Two of the essential glycine residues, G388 and G391, lie at the hairpin turn that defines the helical hairpin architecture of the cytoplasmic domain (Figure 1) (13). Both alanine and cysteine substitutions at these two positions inhibit activation of CheA kinase in the receptor-coupled kinase assay, suggesting that they block the formation of the receptor kinase signaling complex or prevent normal complex activation in the absence of attractant. These two glycine residues are 100% conserved in the chemoreceptors of E. coli and S. typhimurium, and are 100 and 93% conserved in a larger representative group of 15 eubacterial chemoreceptors (Table 1) (15), providing further evidence for their proposed roles as essential architectural elements of the hairpin turn region. Besides its importance in the architecture of the cytoplasmic domain of the receptor homodimer, the hairpin turn is located in the highly conserved signaling subdomain that is known to associate with other dimers to form the receptor trimer of dimers, and to bind CheA and CheW (12, 13, 16, 29). The fact that CheA docks in the vicinity of the hairpin turn explains the importance of these two glycine positions to CheA coupling and activation.
Three other essential glycine residues, G338, G339, and G437, are located in a novel glycine hinge at the border between the adaptation and signaling subdomains of the cytoplasmic domain (Figure 1). In the receptor homodimer, these Gly residues form a ring encompassing all four helices of the four-helix bundle as illustrated in Figure 4B. To our knowledge, such a bundle hinge has not been previously described. Alanine and cysteine substitutions at two hinge positions (G339 and G437) block kinase activation, suggesting that they block the formation of the receptor kinase signaling complex or prevent normal complex activation in the absence of attractant. Alanine and cysteine substitutions at the third position (G338) lock the receptor in the kinase-activating on state, indicating that they block normal on–off switching. The two glycine residues at positions 338 and 339 are 100% conserved in the chemoreceptors of E. coli and S. typhimurium, and glycine is found at one or both of these positions in 93% of the larger representative group of 15 eubacterial chemoreceptors (Table 1) (15). Similarly, the glycine at position 437 is 86% conserved in the E. coli and S. typhimurium chemoreceptors, and is 80% conserved in the representative group of eubacterial receptors (15). Thus, the bundle hinge is a highly conserved architectural feature, although some receptors do not possess the full complement of three glycines.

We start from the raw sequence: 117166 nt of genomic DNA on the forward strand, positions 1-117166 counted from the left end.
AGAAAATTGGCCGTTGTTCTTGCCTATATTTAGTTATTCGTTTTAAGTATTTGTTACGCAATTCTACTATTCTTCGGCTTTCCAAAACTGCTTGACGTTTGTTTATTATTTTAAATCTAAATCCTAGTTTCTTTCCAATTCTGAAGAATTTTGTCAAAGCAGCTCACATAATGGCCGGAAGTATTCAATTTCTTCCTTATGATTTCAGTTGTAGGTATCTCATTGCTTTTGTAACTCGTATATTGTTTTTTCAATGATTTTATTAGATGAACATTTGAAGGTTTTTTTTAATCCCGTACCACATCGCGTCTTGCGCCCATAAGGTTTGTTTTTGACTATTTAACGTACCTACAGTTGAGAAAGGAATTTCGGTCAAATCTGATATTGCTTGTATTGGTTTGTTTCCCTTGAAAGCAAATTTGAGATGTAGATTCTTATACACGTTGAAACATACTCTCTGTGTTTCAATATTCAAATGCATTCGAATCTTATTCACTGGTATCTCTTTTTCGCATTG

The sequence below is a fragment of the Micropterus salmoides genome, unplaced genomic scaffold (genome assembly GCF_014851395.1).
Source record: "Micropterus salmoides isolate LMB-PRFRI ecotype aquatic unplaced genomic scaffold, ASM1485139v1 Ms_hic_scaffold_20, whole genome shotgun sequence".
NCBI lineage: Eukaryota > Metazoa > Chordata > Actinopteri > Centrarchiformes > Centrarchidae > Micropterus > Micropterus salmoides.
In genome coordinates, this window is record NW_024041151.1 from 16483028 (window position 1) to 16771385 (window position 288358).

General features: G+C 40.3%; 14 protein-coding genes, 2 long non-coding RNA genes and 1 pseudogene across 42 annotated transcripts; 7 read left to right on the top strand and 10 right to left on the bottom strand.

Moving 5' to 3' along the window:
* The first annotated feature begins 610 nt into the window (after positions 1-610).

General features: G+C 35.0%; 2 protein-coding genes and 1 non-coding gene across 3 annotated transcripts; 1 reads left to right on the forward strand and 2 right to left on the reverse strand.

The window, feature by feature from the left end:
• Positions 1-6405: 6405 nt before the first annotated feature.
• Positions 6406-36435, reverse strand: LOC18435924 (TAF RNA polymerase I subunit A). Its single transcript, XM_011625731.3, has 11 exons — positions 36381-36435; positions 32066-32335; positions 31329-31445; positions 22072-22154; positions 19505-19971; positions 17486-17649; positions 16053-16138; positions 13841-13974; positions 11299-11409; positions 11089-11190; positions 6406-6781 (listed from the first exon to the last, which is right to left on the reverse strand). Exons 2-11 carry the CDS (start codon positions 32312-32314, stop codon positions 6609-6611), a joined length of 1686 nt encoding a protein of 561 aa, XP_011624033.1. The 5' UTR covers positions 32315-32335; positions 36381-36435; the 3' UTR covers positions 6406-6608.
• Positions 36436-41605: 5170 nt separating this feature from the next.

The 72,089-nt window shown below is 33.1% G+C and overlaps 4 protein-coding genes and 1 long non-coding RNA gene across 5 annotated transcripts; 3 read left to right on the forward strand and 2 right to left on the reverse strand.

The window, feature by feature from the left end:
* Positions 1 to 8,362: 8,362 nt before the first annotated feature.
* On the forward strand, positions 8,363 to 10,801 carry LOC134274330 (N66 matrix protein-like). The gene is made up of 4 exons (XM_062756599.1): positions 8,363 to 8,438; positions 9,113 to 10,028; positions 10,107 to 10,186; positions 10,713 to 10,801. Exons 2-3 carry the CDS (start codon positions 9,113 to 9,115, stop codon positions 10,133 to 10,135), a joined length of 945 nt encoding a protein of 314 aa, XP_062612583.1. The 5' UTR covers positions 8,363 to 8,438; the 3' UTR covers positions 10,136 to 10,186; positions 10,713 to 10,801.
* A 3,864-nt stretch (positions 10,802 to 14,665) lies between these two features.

Our current working model proposes that the bundle hinge enables the cytoplasmic domain of an individual dimer to bend during trimer-of-dimers assembly, in which one face of the signaling subdomain packs against the corresponding faces of two other dimers as shown in Figure 5. This figure presents each four-helix bundle of a given dimer as a bent cylinder. Examination of dimer geometry reveals that this packing would not be possible if the receptor was a purely linear molecule with its linear central axis oriented normal to the membrane. The location of the Gly hinge between the adaptation and signaling subdomains is ideal for inducing a bend that allows the needed packing interactions. Although the bend is not evident in the crystal structure of the isolated cytoplasmic domain (13), this is not surprising since the domain has been severed from the transmembrane helices, enabling it to adopt a relaxed, unbent conformation. Alternatively, the Gly hinge could play an essential mechanistic role in the conformational dynamics of on–off switching. Suggestive evidence for this role is provided by alanine and cysteine substitutions at the G388 position which prevent receptor switching to the off state, thereby locking the receptor in the kinase-activating on state.